tr.v. ex·e·cut·ed, ex·e·cut·ing, ex·e·cutes
1. To put into effect; carry out: a government that executes the decisions of the ruling party.
2. To perform; do: execute a U-turn. See Synonyms at perform.
3. To create (a work of art, for example) in accordance with a prescribed design.
4. To make valid, as by signing: execute a deed.
5. To perform or carry out what is required by: execute the terms of a will.
6. To put to death, especially by carrying out a lawful sentence.
7. Computers To run (a program or instruction).
[Middle English executen, from Old French executer, from Medieval Latin execūtāre, from Latin execūtor, executor, from execūtus, past participle of exequī, exsequī, to pursue, carry out : ex-, ex- + sequī, to follow; see sekw-1 in the Appendix of Indo-European roots.]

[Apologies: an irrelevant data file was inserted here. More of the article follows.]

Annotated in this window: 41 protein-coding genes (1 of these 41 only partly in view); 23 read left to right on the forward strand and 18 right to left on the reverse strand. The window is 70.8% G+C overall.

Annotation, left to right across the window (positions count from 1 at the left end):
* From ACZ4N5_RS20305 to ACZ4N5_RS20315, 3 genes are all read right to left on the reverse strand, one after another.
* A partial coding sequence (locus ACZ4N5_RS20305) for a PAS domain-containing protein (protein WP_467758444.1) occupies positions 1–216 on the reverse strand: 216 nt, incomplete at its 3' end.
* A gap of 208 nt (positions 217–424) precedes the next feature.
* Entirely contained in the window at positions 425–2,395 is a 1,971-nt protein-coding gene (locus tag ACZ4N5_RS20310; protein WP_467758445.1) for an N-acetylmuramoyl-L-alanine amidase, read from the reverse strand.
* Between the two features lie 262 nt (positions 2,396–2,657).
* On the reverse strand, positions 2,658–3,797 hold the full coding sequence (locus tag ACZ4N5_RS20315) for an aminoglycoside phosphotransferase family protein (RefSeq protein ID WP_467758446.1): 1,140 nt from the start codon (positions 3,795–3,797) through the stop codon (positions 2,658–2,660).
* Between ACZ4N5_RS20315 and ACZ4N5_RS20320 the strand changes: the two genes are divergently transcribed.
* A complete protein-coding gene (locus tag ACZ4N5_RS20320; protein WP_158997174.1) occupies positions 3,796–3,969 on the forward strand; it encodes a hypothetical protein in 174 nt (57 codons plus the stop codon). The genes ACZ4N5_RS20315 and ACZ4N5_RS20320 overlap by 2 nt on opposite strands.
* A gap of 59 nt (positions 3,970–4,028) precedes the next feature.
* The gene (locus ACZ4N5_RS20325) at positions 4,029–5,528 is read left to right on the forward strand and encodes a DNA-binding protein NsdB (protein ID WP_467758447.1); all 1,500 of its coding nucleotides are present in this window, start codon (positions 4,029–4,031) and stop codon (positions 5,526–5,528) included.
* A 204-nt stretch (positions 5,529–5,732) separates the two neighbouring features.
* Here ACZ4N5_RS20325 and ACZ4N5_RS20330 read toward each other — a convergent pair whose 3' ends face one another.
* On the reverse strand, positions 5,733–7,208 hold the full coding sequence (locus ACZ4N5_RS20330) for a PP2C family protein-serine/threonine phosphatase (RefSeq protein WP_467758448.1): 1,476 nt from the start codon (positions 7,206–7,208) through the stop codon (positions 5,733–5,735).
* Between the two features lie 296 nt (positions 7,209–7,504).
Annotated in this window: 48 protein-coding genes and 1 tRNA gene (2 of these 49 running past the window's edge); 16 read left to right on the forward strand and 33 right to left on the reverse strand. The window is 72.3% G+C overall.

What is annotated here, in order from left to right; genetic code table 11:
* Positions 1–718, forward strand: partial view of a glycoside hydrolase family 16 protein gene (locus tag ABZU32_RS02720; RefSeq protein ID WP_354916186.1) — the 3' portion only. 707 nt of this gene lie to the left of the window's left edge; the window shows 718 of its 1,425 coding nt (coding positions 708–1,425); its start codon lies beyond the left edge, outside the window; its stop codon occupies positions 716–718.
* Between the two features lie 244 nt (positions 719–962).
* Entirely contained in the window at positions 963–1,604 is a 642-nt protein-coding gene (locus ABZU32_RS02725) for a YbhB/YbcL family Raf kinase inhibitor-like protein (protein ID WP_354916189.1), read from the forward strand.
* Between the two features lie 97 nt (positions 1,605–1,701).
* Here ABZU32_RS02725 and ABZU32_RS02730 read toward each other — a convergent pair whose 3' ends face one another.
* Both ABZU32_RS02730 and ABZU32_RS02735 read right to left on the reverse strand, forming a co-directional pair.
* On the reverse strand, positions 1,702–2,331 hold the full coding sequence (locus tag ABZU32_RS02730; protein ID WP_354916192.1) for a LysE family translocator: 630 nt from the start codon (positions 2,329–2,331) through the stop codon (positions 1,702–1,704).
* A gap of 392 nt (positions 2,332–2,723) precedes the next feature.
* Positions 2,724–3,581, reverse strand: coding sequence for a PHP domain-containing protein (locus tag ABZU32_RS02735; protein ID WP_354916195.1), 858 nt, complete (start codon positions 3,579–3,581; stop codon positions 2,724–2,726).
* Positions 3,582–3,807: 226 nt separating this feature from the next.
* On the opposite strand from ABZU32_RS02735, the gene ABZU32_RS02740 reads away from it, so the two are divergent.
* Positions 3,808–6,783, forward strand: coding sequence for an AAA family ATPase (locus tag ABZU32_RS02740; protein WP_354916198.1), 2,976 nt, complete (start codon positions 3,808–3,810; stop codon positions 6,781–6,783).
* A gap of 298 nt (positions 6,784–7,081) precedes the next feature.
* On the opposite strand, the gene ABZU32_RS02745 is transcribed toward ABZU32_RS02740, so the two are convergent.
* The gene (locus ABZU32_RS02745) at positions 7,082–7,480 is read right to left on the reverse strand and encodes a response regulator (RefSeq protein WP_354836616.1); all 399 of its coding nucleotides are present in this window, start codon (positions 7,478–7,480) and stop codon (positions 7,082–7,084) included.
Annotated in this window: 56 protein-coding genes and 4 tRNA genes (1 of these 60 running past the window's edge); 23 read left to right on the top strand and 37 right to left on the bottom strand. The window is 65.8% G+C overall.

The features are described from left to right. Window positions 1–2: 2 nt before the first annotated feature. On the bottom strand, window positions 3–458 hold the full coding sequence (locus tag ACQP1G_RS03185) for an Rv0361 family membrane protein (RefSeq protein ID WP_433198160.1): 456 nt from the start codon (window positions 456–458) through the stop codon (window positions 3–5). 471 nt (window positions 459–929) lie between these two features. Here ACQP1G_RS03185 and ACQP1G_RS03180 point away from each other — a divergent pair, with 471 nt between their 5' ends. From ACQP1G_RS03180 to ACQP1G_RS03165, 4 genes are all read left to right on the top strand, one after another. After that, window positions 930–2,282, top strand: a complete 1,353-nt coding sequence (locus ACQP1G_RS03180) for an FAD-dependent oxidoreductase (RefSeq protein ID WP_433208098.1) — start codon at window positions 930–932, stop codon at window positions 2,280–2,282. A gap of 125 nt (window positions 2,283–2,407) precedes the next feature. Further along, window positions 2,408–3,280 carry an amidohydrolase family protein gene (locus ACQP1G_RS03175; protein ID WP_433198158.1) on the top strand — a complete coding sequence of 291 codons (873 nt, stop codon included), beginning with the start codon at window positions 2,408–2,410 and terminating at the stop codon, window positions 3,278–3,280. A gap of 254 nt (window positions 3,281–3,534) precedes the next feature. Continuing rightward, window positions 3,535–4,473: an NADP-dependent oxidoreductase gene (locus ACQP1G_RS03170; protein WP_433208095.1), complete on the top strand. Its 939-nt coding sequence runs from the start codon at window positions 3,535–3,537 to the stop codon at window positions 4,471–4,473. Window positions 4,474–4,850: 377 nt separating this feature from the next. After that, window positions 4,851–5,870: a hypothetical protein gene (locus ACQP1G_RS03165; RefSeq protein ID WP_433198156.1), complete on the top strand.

The American Heritage® Dictionary of the English Language, Fifth Edition copyright ©2020 by Houghton Mifflin Harcourt Publishing Company. All rights reserved.
Indo-European & Semitic Roots Appendices
Thousands of entries in the dictionary include etymologies that trace their origins back to reconstructed proto-languages. You can obtain more information about these forms in our online appendices:
The Indo-European appendix covers nearly half of the Indo-European roots that have left their mark on English words. A more complete treatment of Indo-European roots and the English words derived from them is available in our Dictionary of Indo-European Roots.